During our discussion of The Truth About Beauty by Kat James, our Cellulite Book-of-the-Month (BOTM) last August, I mentioned that I had been “no-poo” for months.
No-poo is a growing movement of people who decide, for one reason or another, not to use shampoo. I decided to try no-poo because my naturally wavy hair is always frizzy after I wash it. The move is also part of a conscious decision to cut down on the amount of synthetic chemicals in my daily routine.
There are two common methods for going no-poo. The first method I tried was to wash my hair with baking soda. I used about a tablespoon of baking soda in an empty yogurt container (the 32 oz. tub), and then filled the container with warm water in the shower. I slowly poured the mixture over my head while working it into my scalp.
I followed that up with an apple cider vinegar rinse, which is supposed to restore the pH balance. I used about a tablespoon (or two) in a yogurt container, filled the container with water, then poured it over my head while working it into my scalp.
This routine worked well for me, but I wondered about the long-term use. Baking soda and vinegar are a corrosive combination. You know me —I was curious to investigate other options.
The next method I tried was the Curly Girl method. Instead of baking soda and vinegar, you wash your hair with conditioner. As its name implies, this method is designed for women with wavy or curly hair. These hair types require more moisture and are damaged by common shampoo ingredients.
This method worked okay for me, but it did not seem to get my hair as clean as the baking soda did. Plus, conditioners contain a lot of synthetic chemicals, too. I wanted to see if I could find something completely natural.
That is when I read about mineral hair cleansers in Kat’s book, The Truth About Beauty. Kat recommends clay mineral cleansers from Logona. I was about to order one of their products, when I realized I already have a mineral cleanser for my skin. It’s an ayurvedic clay designed for use as a mud bath or mask powder, but I thought I would give it a try on my hair.
To my surprise, the clay powder worked great on my wavy hair. I don’t know how well it would work for blonds, but it was the perfect cleanser for my dark tresses. I used it the same way as method #1, except instead of baking soda, I used a tablespoon of the clay followed by an apple cider vinegar rinse.
After a few months using this method, my scalp suddenly became incredibly flaky. I had been washing my hair every three days or so, but I had to decrease the interval to every other day, and then every day. Even then, the flakes started to appear by late afternoon. I assumed the flakes were caused by a dry scalp, but oil treatments had no effect. What was going on?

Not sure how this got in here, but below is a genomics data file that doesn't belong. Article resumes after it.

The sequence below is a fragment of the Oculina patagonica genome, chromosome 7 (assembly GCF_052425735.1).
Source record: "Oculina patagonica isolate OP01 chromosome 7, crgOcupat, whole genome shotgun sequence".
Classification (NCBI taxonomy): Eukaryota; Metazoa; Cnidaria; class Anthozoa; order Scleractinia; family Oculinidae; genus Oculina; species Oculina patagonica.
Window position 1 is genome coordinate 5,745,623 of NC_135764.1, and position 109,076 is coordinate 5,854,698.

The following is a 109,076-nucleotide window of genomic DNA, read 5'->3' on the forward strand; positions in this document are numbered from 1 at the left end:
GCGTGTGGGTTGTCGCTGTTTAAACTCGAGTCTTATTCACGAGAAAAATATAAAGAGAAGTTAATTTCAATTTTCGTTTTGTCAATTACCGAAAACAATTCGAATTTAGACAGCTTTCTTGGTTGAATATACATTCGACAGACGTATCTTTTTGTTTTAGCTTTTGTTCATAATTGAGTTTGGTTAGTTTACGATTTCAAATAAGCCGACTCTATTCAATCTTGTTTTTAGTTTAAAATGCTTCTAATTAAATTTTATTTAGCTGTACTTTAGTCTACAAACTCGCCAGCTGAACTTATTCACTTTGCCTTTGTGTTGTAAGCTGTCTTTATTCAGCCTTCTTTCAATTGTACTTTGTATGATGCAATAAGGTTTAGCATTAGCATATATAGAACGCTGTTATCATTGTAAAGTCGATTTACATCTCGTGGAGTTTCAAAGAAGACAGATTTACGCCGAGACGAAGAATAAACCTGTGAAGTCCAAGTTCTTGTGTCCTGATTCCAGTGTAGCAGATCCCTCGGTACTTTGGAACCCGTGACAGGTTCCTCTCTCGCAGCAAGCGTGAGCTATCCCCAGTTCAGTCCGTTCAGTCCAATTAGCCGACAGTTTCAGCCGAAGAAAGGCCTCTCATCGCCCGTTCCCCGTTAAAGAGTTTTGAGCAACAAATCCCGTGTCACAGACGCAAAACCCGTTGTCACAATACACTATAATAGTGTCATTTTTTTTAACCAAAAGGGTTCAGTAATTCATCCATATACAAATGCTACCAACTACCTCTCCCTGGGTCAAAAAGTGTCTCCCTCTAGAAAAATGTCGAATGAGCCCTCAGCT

At the exact same time my scalp turned flaky, I realized my water softener had run out of salt. I refilled it right away hoping it would fix my scalp, but the flakes continued. Oddly enough, I read about other women who had this same experience. They were doing great on no-poo, then their water softener ran out of salt and their scalp was never the same.
My usual online sleuthing led me to EarthClinic, where people were discussing fungal infections as a possible source of a flaky scalp. One woman suggested a “shampoo” recipe using borax water. She read about it in a book written in the early 1900’s. I had some borax on hand for cleaning, and since I was desperate, I gave it a try. Finally, I found relief for my flaky scalp!
For the last two weeks, I’ve washed my hair with the borax water once a week. There is still a flake here and there on occasion, but nothing like it was previously. I still use the mineral powder, too, but there is another cleanser I am even more crazy about: eggs.
I like rubbing a few drops of rosemary hair oil or jojoba oil into my scalp for moisture, but if it doesn’t absorb well, the no-poo method can make it difficult to get extra oil out of my hair. So on mornings after an oil treatment, I scramble an egg in a small bowl and use it to “wash” my scalp. Again, I follow it with a vinegar rinse. My hair always looks the best on “egg days” —full of body and bounce.
After reading Absolute Beauty: Radiant Skin and Inner Harmony Through the Ancient Secrets of Ayurveda by Pratima Raichur, I decided to add herbal rinses to my haircare routine. She recommends burdock root or sage to keep away gray, and rosemary for a healthy scalp. I simply make a large pot of tea with these herbs, let it cool, and store it in smaller jars until I’m ready to use it. I heat it on the stove for a few minutes before I shower.
The herbal rinse smells so energizing in the morning. Sometimes I don’t rinse it thoroughly, just to have the soft scent linger on my hair all day.
Have you experimented with going no-poo? What are your best tips for natural haircare treatments?
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